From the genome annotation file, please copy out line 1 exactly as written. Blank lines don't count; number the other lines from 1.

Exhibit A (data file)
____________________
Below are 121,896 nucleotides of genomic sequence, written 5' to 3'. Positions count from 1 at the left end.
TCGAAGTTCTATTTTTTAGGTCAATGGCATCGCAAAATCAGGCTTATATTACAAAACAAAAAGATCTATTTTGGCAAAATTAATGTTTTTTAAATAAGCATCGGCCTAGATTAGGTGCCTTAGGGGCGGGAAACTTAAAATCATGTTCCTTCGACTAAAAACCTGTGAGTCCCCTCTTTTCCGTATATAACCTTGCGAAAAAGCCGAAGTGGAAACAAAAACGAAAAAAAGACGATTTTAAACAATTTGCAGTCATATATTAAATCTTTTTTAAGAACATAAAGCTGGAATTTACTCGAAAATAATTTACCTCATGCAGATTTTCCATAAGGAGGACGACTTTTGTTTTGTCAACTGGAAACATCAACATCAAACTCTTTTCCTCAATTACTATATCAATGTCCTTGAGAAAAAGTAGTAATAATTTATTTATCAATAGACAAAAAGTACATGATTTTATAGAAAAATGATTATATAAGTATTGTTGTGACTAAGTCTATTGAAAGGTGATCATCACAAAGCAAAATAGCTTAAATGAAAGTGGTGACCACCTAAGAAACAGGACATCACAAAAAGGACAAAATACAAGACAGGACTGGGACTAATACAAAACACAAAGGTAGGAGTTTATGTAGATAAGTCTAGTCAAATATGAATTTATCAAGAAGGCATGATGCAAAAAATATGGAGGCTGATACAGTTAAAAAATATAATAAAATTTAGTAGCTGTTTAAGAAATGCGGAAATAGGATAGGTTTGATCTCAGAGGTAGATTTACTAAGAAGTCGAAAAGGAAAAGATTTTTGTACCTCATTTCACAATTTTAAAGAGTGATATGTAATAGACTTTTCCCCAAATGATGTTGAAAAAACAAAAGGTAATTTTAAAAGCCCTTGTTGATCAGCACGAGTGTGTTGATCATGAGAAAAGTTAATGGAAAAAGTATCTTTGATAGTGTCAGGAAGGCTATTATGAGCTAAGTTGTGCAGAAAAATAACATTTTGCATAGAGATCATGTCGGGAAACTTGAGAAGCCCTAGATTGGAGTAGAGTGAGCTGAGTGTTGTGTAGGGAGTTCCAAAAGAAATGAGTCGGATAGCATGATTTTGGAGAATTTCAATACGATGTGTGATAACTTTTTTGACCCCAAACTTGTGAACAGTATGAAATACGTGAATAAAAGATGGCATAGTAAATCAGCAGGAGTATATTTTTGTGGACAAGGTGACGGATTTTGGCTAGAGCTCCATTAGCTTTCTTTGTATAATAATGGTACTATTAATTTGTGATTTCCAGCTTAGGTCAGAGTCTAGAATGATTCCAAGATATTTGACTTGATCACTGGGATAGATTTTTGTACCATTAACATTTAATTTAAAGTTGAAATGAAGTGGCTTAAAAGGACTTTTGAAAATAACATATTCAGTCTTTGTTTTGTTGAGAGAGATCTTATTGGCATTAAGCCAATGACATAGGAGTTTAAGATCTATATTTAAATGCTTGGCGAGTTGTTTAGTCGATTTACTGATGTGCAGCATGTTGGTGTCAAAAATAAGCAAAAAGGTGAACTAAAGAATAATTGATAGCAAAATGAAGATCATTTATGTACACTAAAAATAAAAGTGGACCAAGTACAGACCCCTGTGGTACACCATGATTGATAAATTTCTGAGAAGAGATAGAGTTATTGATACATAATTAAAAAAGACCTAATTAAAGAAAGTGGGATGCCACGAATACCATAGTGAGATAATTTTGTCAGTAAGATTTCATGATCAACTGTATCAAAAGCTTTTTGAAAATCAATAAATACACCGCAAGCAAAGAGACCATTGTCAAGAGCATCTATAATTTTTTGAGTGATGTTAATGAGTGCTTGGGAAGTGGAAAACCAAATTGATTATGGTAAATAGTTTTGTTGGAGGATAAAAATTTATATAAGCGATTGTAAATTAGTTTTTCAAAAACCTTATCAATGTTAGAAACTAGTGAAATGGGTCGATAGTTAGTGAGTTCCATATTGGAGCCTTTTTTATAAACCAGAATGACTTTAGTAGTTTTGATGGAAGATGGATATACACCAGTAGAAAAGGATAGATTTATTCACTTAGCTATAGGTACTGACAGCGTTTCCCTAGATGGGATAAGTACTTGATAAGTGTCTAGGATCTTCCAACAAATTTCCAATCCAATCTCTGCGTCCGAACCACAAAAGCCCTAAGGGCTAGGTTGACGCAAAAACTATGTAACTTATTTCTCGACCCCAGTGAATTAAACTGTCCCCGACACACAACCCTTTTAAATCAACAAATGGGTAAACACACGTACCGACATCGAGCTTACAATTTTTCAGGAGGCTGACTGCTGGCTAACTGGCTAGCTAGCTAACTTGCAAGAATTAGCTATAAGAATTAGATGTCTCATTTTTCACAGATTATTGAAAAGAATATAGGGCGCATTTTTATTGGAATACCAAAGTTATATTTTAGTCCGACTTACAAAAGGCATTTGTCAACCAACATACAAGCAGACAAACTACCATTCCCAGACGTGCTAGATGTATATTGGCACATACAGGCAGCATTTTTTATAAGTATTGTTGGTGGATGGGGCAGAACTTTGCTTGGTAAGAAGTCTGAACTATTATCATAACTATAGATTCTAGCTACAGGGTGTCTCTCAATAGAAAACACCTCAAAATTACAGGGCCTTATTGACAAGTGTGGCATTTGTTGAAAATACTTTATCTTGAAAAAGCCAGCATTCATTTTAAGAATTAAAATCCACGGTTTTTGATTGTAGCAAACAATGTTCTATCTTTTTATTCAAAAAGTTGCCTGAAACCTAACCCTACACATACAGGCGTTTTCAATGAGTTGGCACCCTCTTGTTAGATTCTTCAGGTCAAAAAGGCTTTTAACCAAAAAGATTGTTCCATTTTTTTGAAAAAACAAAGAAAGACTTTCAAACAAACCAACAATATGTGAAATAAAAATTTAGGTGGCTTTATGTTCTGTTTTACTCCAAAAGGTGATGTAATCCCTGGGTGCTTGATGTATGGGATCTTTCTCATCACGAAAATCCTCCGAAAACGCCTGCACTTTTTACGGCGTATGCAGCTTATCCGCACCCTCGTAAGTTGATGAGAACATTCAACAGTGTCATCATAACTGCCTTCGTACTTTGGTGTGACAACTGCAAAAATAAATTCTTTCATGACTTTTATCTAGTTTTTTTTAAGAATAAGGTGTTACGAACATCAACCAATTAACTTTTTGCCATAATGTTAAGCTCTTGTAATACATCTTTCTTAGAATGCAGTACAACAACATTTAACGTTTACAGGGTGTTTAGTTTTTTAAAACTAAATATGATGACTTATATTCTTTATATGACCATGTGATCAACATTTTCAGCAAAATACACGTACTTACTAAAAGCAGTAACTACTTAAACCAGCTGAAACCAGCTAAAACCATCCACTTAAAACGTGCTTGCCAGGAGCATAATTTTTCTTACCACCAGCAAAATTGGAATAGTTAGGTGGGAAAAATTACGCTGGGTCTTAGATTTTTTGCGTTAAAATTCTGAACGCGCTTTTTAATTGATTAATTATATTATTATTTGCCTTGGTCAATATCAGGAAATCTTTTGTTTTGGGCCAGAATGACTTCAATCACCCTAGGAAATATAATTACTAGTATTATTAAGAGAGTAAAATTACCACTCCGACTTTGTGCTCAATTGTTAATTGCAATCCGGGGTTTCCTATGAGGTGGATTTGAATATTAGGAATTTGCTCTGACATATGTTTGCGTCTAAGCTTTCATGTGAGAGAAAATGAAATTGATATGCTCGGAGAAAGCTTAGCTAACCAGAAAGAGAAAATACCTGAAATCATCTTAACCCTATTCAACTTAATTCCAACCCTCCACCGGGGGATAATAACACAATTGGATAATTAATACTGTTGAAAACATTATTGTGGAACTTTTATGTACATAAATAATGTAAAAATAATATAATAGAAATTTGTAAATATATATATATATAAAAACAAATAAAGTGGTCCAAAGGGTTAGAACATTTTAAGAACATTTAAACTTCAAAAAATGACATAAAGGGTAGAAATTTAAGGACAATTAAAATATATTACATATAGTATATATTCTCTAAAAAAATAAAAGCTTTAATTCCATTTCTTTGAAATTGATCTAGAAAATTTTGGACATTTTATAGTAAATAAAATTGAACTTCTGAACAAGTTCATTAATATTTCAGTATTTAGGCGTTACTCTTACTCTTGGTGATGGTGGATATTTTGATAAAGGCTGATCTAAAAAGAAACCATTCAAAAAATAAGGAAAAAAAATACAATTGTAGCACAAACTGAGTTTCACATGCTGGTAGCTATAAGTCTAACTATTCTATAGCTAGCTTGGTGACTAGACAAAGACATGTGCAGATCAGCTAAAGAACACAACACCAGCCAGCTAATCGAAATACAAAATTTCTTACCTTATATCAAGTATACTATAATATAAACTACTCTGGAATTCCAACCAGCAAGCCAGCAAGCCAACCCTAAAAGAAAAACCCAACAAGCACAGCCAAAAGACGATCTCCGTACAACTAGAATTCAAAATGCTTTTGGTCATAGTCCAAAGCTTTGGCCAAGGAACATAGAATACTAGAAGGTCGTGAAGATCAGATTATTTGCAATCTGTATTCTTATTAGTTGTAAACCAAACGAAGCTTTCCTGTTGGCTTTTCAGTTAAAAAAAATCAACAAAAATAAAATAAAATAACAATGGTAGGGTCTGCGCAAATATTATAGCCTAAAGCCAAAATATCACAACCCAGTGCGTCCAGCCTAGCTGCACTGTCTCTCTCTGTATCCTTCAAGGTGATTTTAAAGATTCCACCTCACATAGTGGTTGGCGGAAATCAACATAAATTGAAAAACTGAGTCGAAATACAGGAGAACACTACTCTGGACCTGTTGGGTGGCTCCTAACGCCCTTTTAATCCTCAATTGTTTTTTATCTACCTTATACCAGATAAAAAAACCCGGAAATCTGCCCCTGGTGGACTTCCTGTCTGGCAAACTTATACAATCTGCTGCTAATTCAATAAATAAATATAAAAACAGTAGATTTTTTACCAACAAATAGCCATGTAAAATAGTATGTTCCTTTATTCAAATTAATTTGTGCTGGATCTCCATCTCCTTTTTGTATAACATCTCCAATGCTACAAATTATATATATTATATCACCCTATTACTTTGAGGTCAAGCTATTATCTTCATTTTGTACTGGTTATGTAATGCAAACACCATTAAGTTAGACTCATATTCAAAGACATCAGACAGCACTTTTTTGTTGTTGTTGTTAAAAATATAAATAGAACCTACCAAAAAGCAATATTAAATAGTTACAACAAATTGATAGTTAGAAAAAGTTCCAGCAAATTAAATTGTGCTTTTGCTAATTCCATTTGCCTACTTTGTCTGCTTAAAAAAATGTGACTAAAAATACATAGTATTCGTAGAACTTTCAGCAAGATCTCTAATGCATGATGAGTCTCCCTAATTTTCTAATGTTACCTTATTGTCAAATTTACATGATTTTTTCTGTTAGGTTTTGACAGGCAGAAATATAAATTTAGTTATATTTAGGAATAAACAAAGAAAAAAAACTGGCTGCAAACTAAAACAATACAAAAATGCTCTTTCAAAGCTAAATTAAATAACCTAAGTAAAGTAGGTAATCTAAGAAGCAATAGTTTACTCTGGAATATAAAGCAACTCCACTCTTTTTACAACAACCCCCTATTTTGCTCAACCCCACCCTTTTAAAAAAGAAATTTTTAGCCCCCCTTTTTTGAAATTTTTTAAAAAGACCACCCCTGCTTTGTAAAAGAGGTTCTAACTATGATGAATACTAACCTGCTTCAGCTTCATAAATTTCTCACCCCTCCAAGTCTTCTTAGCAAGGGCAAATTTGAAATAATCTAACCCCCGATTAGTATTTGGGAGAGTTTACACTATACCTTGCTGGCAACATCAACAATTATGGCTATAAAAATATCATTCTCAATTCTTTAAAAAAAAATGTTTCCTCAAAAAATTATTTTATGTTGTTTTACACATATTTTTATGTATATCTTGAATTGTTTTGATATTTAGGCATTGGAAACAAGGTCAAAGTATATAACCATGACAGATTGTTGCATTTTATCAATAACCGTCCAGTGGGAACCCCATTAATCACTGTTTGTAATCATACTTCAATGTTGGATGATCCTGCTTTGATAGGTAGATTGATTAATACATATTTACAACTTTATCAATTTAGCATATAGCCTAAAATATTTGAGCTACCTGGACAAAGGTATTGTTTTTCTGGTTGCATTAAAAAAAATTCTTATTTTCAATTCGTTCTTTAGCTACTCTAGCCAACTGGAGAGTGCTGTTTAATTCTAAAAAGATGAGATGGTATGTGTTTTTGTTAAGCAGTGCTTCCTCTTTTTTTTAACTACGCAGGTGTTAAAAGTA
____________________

Below are 121,896 nucleotides of genomic sequence, written 5' to 3'. Positions count from 1 at the left end.